Limitations

There are some notable limitations so if you are looking for the full flexibility of native Domain Controllers, AADDS is not that.

One Way Replication

Replication only occurrs from AAD to AADDS. You can make changes in AADDS via normal Active Directory Users and Computers (ADUC) or other tools but they do not replicate back to AAD. AAD can however overwrite these changes.

Azure Active Directory does support AD Connect to connect to on prem domain controllers but it is not compatible with AADDS at this time.

No Custom Attributes

It does not support extending the schema or adding extra custom attributes

External Guests

While external guest accounts will replicate into AADDS, their password and hashes are inaccessible so you will not be able to login under these accounts. An AAD account local to tenant AD will have to be provisioned.

Lack of Control

When you create or change AAD attributes, you have no control over the replication interval. The initial sync may take an hour or two. The provisioning of AADDS takes quite a bit of time as well. In practice, on a smaller environment, replication does seem to happen within 5-15 minutes.

Provisioning

The first step is to select this from the Market and click create

Azure AD Domain Services
Azure AD Domain Services

On the basics tab, pay particular attention to the DNS Domain name. Best practices for domain naming has changed over the years. These settings cannot be changed after implementing.

Azure AD Domain Services - Basics
Azure AD Domain Services – Basics

For reference here is the output of the “Help me choose the DNS name”. Also – here is another Microsoft article on best practices – https://social.technet.microsoft.com/wiki/contents/articles/34981.active-directory-best-practices-for-internal-domain-and-network-names.aspx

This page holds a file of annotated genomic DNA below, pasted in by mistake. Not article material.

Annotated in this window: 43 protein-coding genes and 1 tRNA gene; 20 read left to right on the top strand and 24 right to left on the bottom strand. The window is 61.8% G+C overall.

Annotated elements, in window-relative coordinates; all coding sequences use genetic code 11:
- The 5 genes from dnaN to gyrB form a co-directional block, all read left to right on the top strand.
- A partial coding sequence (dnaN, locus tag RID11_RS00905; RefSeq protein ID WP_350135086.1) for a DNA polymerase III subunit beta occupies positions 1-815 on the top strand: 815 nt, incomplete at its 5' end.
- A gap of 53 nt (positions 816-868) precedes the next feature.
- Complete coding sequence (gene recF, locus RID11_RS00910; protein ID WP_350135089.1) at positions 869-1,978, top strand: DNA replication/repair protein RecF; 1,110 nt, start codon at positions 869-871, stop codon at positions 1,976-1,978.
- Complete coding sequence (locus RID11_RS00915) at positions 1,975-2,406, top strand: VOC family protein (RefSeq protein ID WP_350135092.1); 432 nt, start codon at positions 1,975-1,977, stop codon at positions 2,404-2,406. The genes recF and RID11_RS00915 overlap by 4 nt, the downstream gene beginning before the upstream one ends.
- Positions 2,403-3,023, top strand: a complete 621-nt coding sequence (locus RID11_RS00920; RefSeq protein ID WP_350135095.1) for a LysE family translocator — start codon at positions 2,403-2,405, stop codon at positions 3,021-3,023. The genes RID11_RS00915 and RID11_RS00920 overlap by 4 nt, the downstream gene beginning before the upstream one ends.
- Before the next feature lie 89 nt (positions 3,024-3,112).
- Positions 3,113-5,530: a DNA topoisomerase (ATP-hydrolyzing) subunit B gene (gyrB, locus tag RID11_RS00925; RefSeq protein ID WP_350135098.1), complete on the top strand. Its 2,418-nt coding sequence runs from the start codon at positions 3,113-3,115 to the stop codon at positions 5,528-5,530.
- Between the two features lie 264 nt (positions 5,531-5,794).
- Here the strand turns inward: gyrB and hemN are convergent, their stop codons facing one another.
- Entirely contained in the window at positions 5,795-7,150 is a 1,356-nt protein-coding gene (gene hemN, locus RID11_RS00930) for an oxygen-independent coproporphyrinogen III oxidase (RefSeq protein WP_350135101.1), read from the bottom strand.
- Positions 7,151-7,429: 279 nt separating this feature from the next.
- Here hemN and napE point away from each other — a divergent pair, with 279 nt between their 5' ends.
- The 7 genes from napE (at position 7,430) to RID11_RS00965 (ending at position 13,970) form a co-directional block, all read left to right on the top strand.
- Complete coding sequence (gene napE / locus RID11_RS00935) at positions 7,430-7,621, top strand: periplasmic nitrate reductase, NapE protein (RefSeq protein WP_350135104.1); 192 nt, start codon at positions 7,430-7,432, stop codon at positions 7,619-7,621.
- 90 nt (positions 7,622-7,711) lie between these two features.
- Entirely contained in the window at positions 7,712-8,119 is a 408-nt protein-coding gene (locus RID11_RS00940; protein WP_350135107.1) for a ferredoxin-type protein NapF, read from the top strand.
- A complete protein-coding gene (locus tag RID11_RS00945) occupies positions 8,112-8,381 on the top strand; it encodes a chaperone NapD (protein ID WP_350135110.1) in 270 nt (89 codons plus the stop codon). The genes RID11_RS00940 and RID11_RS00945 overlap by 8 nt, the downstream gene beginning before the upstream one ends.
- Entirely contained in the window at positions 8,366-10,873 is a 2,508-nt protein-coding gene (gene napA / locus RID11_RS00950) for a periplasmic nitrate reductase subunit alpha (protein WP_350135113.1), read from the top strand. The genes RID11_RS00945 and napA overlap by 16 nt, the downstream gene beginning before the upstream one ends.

Picking Active Directory DNS Name
Picking Active Directory DNS Name

On the networking tab it will by default create a new Virtual Network and Subnet. You can choose an existing virtual network which is highly likely. It does however, indicate you should use a not in use subnet for this. I have not found much information on that but it may have to do with the Network Security Group it creates and applies.

Azure AD Domain Services - Networking
Azure AD Domain Services – Networking

On the next screen you will elect who can manage this environment. Users in this group will function as the “Domain Admins” you are used to in Active Directory.

Azure AD Domain Services - Administration
Azure AD Domain Services – Administration

Next we can choose which objects to synchronize but typically it will be all objects. If you think you may want to scope it though, choose that first as you can go from scoped to all but have to recreate to reverse.

Azure AD Domain Services - Synchronization
Azure AD Domain Services – Synchronization

Finally, we review the config but pay note to this. In order for this all to work, your AAD hashes have to be stored in the AADDS.

Azure AD Domain Services - Review & Create
Azure AD Domain Services – Review & Create

Final Words

In this article we gave a brief overview of Azure Active Directory Domain Services and some use cases. We also went over some limitations and cases where it would not be a good fit. Finally we walked through the actual deployment.